Whining Enthusiast

Whining Enthusiast

I’ve written about my son’s whining before.

Of course I’ve written about it before. It’s such a large part of my day-to-day existence, the presence of the whine, the powerlessness to do anything about the whine, the desire to drink lots of wine because of the whine, that how could I not have written about it before?

But that was foolish. Because in the time since I wrote that post, things have taken a turn. And I’ve learned that whatever whining that I was, ahem, whining about back then was hardly whining at all.

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The Boy Who Cried Gibberish

The Boy Who Cried Gibberish

A few people have mentioned to Mom and Buried and me that Detective Munch has a good vocabulary for a kid his age. I don’t disagree, I mean, I’ve got him speaking jive, singing Christmas (and Beastie Boys) songs, and telling people “See ya later, alligator!” He can say some solid stuff.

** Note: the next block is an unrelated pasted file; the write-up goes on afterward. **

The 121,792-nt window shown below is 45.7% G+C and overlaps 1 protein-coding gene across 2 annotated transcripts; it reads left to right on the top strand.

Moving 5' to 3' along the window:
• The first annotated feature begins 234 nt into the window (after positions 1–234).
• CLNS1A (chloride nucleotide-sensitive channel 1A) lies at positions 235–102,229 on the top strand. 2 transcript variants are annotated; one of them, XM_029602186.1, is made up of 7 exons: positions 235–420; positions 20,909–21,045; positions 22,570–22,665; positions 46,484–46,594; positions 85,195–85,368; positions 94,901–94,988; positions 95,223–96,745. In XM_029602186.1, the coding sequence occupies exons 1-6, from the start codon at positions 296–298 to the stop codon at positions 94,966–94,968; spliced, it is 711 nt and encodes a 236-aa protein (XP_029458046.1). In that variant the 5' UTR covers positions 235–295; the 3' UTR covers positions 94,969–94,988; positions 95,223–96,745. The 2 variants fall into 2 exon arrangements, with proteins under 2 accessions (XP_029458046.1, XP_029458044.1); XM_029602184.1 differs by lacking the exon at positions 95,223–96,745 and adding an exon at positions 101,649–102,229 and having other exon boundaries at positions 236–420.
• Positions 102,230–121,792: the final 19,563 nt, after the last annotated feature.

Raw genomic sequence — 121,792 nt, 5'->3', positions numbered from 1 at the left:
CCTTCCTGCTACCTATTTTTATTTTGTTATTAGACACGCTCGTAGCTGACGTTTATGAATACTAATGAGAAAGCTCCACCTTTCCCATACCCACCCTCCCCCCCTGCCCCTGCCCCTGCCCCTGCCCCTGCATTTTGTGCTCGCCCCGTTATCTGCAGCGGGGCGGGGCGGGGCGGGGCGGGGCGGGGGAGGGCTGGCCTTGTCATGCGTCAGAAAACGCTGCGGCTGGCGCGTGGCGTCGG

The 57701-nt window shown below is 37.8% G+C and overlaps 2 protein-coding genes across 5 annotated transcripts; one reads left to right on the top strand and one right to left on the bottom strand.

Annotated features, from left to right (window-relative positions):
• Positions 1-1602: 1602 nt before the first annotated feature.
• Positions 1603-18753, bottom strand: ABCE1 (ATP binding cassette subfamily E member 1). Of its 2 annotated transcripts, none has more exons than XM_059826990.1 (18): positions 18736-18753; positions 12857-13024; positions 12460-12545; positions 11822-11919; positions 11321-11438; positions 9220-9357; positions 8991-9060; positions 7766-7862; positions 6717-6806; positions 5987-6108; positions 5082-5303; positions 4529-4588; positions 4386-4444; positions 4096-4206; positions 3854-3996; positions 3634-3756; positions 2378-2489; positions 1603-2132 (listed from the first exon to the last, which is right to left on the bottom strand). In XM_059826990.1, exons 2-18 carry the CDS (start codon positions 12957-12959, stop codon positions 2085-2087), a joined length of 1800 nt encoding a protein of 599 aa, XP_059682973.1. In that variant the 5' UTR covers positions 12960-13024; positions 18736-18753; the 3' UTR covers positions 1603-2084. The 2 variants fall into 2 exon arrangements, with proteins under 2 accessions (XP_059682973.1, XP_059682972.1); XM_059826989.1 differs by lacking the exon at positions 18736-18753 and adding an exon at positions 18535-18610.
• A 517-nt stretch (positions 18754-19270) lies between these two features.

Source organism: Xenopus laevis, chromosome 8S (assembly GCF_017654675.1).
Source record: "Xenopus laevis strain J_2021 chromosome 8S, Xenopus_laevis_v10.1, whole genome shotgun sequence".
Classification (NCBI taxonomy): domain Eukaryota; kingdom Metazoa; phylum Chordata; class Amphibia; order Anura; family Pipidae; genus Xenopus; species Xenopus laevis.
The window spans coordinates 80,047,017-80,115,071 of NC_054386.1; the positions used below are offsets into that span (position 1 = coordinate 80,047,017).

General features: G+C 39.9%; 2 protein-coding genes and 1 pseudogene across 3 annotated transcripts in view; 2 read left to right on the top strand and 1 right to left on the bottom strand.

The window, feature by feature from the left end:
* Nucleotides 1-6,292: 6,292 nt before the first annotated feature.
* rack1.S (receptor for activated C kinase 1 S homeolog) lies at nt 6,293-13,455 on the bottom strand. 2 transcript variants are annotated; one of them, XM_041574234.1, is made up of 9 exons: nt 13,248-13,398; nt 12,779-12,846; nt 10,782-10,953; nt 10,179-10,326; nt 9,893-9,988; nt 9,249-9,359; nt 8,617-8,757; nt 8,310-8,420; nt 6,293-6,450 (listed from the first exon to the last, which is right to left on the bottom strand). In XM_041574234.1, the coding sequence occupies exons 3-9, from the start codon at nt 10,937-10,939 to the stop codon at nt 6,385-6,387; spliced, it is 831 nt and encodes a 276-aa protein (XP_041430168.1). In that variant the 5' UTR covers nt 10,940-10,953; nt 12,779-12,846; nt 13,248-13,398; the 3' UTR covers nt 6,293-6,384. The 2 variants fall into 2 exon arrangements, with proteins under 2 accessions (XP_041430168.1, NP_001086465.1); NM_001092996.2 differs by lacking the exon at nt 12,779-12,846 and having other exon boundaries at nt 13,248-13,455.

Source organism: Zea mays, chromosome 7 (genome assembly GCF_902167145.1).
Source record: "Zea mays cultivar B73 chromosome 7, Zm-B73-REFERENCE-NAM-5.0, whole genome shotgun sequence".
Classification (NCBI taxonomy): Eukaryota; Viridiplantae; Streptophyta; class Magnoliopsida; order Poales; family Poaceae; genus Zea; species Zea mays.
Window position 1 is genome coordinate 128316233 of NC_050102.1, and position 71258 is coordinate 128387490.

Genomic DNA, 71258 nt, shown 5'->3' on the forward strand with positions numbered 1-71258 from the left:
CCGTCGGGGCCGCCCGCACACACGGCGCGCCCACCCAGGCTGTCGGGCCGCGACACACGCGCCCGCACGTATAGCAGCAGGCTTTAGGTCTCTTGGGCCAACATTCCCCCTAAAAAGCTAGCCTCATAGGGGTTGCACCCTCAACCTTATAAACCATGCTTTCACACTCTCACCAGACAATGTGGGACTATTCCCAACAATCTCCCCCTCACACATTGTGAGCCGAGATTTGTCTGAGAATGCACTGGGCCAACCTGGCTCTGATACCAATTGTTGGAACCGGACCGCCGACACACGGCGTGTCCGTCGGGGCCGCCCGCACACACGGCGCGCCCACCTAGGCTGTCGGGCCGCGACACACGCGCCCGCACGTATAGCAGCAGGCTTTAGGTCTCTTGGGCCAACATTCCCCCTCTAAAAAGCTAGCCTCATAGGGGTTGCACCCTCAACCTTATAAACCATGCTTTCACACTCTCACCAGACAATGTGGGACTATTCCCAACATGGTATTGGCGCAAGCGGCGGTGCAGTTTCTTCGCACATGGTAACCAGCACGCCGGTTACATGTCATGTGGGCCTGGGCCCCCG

Of course, he’s only two, so his vocabulary isn’t that good. Plus, a lot of the things he says are barely recognizable as English, and are probably only decipherable by me and Mom and Buried, if at all. And that so-called good vocabulary gets a lot worse when he’s distraught.

When he’s upset, whether it’s because he’s being a brat or because he got a boo-boo, words go out the window. Which can make solving – or even identifying – the problem quite tricky.

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Inside the Toddler’s Studio

Inside the Toddler’s Studio

Back when Inside the Actor’s Studio was a thing (it may still be a thing, but Kate Hudson has been on it so…), I used to enjoy the stupid quiz at the end, from James Lipton’s beloved Bernard Pivot.

Two of the questions involve sounds:

What sound or noise do you love?
What sound or noise do you hate?

The actors often respond with similar child-based variations on these answers, usually something to the effect of “children laughing” or “a child crying.”

Stupid actors.

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